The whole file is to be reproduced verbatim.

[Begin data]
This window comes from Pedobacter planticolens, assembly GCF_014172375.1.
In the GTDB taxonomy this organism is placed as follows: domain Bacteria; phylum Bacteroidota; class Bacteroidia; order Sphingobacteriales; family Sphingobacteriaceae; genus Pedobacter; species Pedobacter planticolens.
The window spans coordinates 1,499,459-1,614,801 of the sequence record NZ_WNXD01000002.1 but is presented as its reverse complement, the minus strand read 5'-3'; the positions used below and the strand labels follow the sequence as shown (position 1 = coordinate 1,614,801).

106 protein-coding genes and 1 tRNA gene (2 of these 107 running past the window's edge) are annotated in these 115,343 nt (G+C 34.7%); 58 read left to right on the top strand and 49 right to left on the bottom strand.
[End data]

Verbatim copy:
This window comes from Pedobacter planticolens, assembly GCF_014172375.1.
In the GTDB taxonomy this organism is placed as follows: domain Bacteria; phylum Bacteroidota; class Bacteroidia; order Sphingobacteriales; family Sphingobacteriaceae; genus Pedobacter; species Pedobacter planticolens.
The window spans coordinates 1,499,459-1,614,801 of the sequence record NZ_WNXD01000002.1 but is presented as its reverse complement, the minus strand read 5'-3'; the positions used below and the strand labels follow the sequence as shown (position 1 = coordinate 1,614,801).

106 protein-coding genes and 1 tRNA gene (2 of these 107 running past the window's edge) are annotated in these 115,343 nt (G+C 34.7%); 58 read left to right on the top strand and 49 right to left on the bottom strand.